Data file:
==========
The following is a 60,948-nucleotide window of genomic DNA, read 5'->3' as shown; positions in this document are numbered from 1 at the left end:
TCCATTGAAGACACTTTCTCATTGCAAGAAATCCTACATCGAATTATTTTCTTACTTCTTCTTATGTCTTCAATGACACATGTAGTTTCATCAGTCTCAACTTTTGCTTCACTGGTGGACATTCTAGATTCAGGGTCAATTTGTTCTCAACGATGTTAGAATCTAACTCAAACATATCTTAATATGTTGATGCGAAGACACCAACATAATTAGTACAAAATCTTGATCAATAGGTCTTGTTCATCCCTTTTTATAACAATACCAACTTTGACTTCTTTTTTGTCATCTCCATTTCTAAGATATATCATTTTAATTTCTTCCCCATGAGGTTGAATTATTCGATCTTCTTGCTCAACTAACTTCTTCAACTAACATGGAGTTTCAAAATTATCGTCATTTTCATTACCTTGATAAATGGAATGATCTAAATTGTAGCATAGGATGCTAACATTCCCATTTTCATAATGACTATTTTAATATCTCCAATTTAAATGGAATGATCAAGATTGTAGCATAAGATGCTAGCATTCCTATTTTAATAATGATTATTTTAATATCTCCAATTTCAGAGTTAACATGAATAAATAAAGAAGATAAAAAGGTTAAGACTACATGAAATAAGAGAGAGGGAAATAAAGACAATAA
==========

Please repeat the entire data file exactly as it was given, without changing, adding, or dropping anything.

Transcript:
The following is a 60,948-nucleotide window of genomic DNA, read 5'->3' as shown; positions in this document are numbered from 1 at the left end:
TCCATTGAAGACACTTTCTCATTGCAAGAAATCCTACATCGAATTATTTTCTTACTTCTTCTTATGTCTTCAATGACACATGTAGTTTCATCAGTCTCAACTTTTGCTTCACTGGTGGACATTCTAGATTCAGGGTCAATTTGTTCTCAACGATGTTAGAATCTAACTCAAACATATCTTAATATGTTGATGCGAAGACACCAACATAATTAGTACAAAATCTTGATCAATAGGTCTTGTTCATCCCTTTTTATAACAATACCAACTTTGACTTCTTTTTTGTCATCTCCATTTCTAAGATATATCATTTTAATTTCTTCCCCATGAGGTTGAATTATTCGATCTTCTTGCTCAACTAACTTCTTCAACTAACATGGAGTTTCAAAATTATCGTCATTTTCATTACCTTGATAAATGGAATGATCTAAATTGTAGCATAGGATGCTAACATTCCCATTTTCATAATGACTATTTTAATATCTCCAATTTAAATGGAATGATCAAGATTGTAGCATAAGATGCTAGCATTCCTATTTTAATAATGATTATTTTAATATCTCCAATTTCAGAGTTAACATGAATAAATAAAGAAGATAAAAAGGTTAAGACTACATGAAATAAGAGAGAGGGAAATAAAGACAATAA